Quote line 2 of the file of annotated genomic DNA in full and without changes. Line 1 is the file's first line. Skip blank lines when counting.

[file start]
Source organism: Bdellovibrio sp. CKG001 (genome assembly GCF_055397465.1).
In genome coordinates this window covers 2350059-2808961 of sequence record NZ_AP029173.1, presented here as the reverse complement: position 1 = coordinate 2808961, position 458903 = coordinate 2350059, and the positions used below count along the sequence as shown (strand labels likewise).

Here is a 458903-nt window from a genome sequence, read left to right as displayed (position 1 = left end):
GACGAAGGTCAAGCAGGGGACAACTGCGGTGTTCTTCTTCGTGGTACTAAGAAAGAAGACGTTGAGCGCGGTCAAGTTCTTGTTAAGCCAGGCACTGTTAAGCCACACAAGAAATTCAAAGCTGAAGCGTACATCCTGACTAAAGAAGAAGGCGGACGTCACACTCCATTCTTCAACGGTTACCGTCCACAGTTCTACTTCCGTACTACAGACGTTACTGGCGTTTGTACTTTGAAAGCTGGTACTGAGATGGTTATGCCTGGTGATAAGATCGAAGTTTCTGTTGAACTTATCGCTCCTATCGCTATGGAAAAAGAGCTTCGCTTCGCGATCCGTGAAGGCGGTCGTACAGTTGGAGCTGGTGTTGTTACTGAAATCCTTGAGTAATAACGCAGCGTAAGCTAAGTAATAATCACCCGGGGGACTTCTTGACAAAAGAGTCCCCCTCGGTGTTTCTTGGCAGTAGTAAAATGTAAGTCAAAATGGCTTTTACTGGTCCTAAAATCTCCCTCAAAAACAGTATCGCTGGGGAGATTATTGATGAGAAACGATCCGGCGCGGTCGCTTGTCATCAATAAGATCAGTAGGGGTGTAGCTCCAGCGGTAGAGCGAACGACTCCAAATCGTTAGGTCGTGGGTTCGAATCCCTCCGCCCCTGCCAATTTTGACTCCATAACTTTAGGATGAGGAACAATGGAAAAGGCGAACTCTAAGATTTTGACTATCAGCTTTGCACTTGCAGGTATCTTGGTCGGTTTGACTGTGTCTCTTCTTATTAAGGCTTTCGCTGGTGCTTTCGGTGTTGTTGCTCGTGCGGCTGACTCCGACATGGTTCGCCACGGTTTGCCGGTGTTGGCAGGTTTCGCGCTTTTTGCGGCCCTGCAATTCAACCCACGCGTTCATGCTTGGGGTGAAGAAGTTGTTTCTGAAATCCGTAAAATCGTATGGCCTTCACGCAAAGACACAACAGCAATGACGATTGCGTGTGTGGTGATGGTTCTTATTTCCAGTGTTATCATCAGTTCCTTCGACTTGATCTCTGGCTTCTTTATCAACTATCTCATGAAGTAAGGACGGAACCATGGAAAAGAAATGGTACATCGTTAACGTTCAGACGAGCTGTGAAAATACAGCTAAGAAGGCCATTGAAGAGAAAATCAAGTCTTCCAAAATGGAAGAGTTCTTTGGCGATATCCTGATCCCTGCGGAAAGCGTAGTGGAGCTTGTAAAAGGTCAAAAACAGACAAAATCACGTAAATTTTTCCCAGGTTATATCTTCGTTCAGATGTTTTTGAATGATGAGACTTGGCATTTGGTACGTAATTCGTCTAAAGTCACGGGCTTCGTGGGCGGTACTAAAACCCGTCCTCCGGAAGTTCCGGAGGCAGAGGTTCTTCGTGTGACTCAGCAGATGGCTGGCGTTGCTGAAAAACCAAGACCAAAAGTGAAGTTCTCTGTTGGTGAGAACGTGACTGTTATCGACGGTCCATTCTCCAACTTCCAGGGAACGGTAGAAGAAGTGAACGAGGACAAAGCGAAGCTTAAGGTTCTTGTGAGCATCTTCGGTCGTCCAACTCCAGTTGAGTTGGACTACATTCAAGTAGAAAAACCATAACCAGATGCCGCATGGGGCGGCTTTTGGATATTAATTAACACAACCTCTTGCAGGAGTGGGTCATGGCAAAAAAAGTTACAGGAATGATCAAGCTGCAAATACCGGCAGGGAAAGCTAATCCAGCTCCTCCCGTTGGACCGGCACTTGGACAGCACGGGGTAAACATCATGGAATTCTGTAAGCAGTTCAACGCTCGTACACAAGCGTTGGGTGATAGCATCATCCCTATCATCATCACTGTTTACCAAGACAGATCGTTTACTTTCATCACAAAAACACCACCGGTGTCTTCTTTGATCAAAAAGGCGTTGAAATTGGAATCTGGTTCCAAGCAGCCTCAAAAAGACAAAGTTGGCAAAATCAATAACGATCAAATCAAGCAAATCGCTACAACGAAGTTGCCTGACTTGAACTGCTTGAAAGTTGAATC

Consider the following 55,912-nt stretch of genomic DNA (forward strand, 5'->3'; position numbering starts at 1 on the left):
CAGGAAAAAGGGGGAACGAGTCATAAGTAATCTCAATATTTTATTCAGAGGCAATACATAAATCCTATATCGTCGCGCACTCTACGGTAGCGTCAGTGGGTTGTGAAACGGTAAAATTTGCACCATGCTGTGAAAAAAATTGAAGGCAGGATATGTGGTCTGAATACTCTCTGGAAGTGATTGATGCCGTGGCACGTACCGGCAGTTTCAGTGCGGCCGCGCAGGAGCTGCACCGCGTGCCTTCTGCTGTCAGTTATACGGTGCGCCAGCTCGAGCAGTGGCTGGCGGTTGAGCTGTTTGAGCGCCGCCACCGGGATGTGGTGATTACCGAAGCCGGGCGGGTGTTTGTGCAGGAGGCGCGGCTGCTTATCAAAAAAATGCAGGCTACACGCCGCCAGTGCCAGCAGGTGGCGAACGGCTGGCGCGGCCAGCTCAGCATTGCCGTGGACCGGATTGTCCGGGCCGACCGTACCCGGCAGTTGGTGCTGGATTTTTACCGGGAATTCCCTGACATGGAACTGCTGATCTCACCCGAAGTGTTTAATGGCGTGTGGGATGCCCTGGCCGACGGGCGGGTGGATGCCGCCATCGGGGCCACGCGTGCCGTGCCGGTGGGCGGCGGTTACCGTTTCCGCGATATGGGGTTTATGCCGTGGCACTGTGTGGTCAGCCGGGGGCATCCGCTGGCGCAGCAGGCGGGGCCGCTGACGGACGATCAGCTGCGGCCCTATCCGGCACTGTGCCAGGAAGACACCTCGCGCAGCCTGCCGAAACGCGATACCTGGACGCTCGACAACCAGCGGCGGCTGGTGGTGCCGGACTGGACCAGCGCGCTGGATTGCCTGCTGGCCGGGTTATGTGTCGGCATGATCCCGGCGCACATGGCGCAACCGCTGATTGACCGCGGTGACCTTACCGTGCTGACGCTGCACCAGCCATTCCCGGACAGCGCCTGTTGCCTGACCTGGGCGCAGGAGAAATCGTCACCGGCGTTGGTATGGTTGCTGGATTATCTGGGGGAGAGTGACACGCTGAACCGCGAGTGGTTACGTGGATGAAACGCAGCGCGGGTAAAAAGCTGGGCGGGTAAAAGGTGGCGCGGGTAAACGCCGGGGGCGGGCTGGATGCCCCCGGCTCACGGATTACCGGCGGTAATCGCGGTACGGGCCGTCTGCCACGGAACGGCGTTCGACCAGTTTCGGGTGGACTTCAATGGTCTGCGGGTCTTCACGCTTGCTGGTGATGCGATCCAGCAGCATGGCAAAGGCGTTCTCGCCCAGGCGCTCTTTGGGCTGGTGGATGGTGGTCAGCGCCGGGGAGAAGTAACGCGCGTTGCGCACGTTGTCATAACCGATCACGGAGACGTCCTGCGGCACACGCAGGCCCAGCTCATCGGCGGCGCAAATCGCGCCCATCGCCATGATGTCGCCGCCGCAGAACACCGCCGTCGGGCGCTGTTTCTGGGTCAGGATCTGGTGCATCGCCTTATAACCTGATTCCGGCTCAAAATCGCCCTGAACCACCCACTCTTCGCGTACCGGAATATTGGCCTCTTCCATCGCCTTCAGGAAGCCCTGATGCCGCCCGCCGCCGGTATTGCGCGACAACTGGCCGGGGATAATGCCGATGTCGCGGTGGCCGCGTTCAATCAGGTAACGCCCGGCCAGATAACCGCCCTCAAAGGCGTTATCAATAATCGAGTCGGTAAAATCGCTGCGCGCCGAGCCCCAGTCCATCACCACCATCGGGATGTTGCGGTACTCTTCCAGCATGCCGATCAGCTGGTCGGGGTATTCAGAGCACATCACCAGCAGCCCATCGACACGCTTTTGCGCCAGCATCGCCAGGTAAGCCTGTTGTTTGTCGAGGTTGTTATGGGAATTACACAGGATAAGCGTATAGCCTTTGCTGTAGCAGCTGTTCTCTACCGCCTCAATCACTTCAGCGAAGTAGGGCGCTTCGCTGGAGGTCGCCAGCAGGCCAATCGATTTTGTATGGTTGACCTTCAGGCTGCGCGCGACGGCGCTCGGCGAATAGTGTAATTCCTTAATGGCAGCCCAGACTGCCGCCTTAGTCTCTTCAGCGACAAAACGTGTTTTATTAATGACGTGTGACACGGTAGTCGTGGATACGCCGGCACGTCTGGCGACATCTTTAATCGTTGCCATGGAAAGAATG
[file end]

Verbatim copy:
In genome coordinates this window covers 2350059-2808961 of sequence record NZ_AP029173.1, presented here as the reverse complement: position 1 = coordinate 2808961, position 458903 = coordinate 2350059, and the positions used below count along the sequence as shown (strand labels likewise).